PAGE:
3 Companies to Avoid Until They Show You the Money

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In a bull market, investors often become irrationally optimistic. They become more likely to invest their money in a stock based upon a positive story they hear about the “next big thing” rather than the underlying company’s ability to generate earnings and cash flow. Such investments start to rise in value. However, they don’t rise because they are fundamentally increasing in value. Rather, they rise because the story gains momentum. In short, a bubble forms.

In the strong stock market of the past couple of years, we have seen many companies fit this model. Investors were more concerned about a company’s ability to tell a compelling story or to increase its sales rather than its ability to generate a profit. While investors made excuses on the way up, we have started to see this sentiment begin to change for a lot of these companies. Finally these momentum players are giving up, and in all likelihood I suspect that many of these stocks will continue to fall in value until management is able to give investors a tangible reason to buy them. In short, management needs to generate profits.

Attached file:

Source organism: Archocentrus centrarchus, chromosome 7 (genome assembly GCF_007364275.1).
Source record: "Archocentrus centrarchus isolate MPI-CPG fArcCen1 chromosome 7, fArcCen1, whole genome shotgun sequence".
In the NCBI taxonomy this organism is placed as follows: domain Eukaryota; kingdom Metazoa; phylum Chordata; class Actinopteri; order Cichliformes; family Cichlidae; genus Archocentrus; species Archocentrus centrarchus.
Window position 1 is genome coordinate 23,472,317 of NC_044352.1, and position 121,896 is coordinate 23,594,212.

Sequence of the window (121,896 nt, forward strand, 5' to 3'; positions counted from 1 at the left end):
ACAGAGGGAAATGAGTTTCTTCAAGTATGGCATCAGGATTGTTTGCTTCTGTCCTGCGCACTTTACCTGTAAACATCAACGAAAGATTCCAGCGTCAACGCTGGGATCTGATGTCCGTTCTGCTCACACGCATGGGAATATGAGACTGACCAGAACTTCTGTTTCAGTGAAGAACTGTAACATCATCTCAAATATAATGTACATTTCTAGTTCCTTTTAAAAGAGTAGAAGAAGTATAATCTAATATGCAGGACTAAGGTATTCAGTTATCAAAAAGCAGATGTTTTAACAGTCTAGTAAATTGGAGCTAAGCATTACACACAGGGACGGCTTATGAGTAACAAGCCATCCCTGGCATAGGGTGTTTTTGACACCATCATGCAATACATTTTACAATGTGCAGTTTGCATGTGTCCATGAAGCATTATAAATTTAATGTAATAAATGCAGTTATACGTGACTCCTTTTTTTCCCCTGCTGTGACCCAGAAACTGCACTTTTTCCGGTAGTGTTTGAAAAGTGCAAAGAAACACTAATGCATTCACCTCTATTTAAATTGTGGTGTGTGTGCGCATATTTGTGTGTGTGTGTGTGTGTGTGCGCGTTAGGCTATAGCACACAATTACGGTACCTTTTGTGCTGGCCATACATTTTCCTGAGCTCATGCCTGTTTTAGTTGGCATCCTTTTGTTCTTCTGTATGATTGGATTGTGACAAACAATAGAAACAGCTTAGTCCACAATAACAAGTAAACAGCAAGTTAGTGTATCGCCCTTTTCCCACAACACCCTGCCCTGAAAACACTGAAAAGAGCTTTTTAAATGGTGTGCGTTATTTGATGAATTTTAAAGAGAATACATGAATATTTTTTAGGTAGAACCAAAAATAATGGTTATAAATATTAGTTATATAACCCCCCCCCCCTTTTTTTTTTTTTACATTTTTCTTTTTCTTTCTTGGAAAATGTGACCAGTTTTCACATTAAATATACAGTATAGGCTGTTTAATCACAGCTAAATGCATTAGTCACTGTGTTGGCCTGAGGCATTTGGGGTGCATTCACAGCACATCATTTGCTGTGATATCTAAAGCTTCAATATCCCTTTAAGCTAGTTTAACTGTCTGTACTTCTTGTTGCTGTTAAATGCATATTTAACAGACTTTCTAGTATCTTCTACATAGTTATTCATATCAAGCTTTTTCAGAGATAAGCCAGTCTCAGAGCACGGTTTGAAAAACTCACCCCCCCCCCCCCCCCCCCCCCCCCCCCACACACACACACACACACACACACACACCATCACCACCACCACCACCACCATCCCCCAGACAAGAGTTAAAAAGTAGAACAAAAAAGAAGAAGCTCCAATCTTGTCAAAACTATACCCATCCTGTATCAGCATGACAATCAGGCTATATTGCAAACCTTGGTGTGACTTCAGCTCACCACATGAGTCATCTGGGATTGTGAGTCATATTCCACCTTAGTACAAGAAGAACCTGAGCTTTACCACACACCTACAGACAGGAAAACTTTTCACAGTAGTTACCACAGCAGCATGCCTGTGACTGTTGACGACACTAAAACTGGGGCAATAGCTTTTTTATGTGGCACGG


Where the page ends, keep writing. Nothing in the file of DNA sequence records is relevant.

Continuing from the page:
The following three companies fit this profile. Investors were enthusiastic through 2013, and they have started to forfeit their positions. While it is impossible to accurately predict future investor behavior, I suspect that once these companies are able to turn their stories into profits that investor sentiment will shift back. But until then, the best strategy is to stay away: There are far too many high-quality companies to invest in with both stories and cash flow to waste your money betting on simply these stories.

1. Amazon (NASDAQ:AMZN)

Amazon is the leading e-commerce company. Investors have been enthusiastic that the company will remain the dominant player in this growing business. As a result they have given management the benefit of the doubt. Instead of generating profits management has reinvested all of its revenues into building out its distribution infrastructure. As a result the company has continued to grow, but at the same time, in order to protect its dominant position it has continued to reinvest its revenues into its distribution network.